Days to Centenary: 263
This is the first in a series of reviews of podcasts available for free through iTunes that relate to Alan Turing. It’s my intention to review all such podcasts on this site before the centenary arrives. At the moment that seems ambitious but reasonable, but it’s likely that there will be new material posted as the centenary approaches -though how much, and how quickly it will appear is anyone’s guess – so we’ll see. If it turns out that there’s so much that I can’t keep up, well, that would be a very agreeable reason to fail.
Title: Spotlight on Alan Turing
Running Time: 36:33
Format: Audio only
Sound Quality: Excellent
TechStuff is an enjoyable podcast series from HowStuffWorks.com with topics such as the history of Texas Instruments, Ada Lovelace, space elevators, and digital theft. In one episode designed especially for a NASA geek like me, the hosts review what each member of NASA Mission Control does during a mission (circa the space shuttle).
Like all TechStuff shows, the Turing episode is chatty, non-technical, and informal, and is clearly directed at the general listener of reasonable intelligence who has no prior knowledge of the topic at hand. The information in this episode is largely drawn from Andrew Hodges’ book Alan Turing: The Enigma, Hodges’ Alan Turing web site, and the Alan Turing entry in the Stanford Encyclopedia of Philosophy.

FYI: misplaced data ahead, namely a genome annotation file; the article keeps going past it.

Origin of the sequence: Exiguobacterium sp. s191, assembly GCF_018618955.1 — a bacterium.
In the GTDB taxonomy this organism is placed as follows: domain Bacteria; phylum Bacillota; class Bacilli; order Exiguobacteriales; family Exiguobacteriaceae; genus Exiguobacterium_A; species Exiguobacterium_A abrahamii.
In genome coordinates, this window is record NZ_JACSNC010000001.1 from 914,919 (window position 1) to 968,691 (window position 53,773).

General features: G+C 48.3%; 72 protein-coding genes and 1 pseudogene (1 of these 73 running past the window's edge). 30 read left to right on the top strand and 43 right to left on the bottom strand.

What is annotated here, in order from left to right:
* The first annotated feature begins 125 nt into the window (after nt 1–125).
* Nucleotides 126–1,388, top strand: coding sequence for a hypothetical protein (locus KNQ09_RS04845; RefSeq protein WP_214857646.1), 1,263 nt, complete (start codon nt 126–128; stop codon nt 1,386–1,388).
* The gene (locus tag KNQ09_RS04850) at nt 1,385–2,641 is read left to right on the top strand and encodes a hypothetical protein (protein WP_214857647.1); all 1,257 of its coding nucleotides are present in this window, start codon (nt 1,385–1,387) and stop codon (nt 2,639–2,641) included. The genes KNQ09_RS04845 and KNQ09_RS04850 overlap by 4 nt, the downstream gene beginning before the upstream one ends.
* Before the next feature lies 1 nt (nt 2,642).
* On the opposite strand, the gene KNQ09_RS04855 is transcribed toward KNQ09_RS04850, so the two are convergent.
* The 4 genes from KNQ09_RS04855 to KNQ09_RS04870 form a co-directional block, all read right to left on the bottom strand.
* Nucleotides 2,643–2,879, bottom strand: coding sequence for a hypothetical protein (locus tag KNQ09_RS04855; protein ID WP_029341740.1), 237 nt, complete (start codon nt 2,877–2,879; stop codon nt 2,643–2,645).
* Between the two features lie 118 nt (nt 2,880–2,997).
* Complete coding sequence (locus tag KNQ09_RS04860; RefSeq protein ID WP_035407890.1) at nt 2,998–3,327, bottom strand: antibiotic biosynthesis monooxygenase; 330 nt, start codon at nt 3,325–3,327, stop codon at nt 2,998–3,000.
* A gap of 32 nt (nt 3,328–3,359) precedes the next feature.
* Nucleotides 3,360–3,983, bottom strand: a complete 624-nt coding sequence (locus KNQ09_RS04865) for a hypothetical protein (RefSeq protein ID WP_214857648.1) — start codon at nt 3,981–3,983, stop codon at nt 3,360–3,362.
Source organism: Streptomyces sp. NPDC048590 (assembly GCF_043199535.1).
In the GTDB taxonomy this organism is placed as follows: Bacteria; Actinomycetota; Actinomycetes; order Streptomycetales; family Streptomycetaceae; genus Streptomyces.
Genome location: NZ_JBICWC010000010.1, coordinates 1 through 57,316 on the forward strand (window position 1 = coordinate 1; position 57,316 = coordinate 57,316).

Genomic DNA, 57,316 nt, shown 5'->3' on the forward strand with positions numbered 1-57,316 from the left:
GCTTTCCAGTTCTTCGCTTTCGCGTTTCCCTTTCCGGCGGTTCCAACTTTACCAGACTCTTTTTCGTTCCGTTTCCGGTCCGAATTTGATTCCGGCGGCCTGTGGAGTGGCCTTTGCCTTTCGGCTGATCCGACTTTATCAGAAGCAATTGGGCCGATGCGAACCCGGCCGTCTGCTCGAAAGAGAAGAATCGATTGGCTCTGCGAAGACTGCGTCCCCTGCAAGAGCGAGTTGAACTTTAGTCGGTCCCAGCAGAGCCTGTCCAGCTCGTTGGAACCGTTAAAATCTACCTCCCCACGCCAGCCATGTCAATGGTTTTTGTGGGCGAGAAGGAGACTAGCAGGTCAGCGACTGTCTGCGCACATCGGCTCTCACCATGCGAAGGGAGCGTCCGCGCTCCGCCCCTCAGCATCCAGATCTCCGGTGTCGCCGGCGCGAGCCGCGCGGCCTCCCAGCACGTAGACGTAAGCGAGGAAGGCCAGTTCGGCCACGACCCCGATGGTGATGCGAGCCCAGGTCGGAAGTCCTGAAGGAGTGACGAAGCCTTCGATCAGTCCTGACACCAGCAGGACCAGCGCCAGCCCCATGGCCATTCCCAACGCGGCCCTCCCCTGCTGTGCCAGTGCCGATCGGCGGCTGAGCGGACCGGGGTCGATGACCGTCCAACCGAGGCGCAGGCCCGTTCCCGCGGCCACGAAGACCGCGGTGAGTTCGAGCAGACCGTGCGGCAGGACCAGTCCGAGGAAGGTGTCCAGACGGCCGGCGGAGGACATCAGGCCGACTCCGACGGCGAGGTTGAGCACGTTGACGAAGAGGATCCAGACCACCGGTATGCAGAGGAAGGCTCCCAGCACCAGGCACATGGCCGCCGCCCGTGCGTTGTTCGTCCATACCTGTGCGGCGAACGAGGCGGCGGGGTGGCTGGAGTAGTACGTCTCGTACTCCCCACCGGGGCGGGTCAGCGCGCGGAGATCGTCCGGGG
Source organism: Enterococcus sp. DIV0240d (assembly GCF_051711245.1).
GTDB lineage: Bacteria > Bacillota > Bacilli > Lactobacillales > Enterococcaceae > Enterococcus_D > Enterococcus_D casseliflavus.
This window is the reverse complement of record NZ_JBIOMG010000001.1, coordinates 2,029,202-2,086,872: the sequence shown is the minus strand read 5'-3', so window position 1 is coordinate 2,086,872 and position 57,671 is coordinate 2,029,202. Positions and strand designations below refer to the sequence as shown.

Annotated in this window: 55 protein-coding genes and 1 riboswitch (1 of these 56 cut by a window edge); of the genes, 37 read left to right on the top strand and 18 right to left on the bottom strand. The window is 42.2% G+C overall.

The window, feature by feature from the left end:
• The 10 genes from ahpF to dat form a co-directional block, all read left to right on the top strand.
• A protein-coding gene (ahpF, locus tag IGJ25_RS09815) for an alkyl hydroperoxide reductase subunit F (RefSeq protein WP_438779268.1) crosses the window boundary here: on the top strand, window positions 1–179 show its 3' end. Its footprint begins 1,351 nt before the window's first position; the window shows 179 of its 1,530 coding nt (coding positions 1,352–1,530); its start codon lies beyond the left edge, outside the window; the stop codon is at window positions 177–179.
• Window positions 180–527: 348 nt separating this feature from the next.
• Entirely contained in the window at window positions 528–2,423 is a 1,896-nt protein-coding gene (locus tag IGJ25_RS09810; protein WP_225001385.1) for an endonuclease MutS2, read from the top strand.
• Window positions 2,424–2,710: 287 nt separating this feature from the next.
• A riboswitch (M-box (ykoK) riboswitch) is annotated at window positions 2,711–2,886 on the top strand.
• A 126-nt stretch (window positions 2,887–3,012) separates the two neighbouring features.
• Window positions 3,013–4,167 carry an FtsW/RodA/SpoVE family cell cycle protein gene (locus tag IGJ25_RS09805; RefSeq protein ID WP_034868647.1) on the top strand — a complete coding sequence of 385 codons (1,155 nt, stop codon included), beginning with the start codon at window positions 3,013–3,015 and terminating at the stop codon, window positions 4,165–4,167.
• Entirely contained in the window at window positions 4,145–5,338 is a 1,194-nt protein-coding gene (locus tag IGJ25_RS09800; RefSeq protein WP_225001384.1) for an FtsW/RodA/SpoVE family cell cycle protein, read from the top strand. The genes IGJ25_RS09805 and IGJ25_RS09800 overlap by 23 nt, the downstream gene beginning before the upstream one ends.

This podcast is a fun, informative general introduction to Alan Turing for anyone who has not yet encountered his life and legacy, which is why I have made it the subject of the first podcast review. It includes a brief overview of Turing’s life, work, and ideas, his involvment in athletics, his wartime work, his sexuality (including his attitude toward it and its ultimate consequences in the context of 1950s Britain), and his death.
The show contains only one error that I noticed, though this is quickly corrected: one host first states that Turing committed suicide by taking cyanide pills, but the other immediately substitutes an accurate account of the cyanide apple that killed him. If anyone listens to the show and notices any other factual issues, write me at firstname.lastname@example.org and I’ll post a note on this site.
I have no hesitation recommending this show to anyone who wants a pleasant, accurate introduction to the basics of Alan Turing’s life.